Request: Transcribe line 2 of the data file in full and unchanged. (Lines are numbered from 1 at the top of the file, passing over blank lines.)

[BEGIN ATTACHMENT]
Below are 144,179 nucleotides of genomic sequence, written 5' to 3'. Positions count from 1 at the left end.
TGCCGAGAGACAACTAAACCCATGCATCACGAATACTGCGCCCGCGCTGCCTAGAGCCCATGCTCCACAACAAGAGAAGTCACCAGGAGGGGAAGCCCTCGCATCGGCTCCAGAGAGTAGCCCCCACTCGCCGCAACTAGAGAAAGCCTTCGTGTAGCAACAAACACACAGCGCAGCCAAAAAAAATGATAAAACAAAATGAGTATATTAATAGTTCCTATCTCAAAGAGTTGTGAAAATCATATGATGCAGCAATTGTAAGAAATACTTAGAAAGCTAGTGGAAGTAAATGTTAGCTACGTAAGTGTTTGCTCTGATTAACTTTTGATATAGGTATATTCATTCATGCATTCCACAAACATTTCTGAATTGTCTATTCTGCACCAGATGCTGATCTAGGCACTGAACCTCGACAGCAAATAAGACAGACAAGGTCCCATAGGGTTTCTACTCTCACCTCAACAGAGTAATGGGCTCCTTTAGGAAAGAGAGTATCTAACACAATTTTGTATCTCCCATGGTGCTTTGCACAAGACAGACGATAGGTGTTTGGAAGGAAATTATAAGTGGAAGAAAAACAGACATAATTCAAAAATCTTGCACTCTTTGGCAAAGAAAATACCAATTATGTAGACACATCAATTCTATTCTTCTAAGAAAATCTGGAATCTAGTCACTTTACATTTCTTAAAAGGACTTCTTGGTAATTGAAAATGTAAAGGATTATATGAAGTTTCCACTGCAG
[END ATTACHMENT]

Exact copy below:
TGCCGAGAGACAACTAAACCCATGCATCACGAATACTGCGCCCGCGCTGCCTAGAGCCCATGCTCCACAACAAGAGAAGTCACCAGGAGGGGAAGCCCTCGCATCGGCTCCAGAGAGTAGCCCCCACTCGCCGCAACTAGAGAAAGCCTTCGTGTAGCAACAAACACACAGCGCAGCCAAAAAAAATGATAAAACAAAATGAGTATATTAATAGTTCCTATCTCAAAGAGTTGTGAAAATCATATGATGCAGCAATTGTAAGAAATACTTAGAAAGCTAGTGGAAGTAAATGTTAGCTACGTAAGTGTTTGCTCTGATTAACTTTTGATATAGGTATATTCATTCATGCATTCCACAAACATTTCTGAATTGTCTATTCTGCACCAGATGCTGATCTAGGCACTGAACCTCGACAGCAAATAAGACAGACAAGGTCCCATAGGGTTTCTACTCTCACCTCAACAGAGTAATGGGCTCCTTTAGGAAAGAGAGTATCTAACACAATTTTGTATCTCCCATGGTGCTTTGCACAAGACAGACGATAGGTGTTTGGAAGGAAATTATAAGTGGAAGAAAAACAGACATAATTCAAAAATCTTGCACTCTTTGGCAAAGAAAATACCAATTATGTAGACACATCAATTCTATTCTTCTAAGAAAATCTGGAATCTAGTCACTTTACATTTCTTAAAAGGACTTCTTGGTAATTGAAAATGTAAAGGATTATATGAAGTTTCCACTGCAG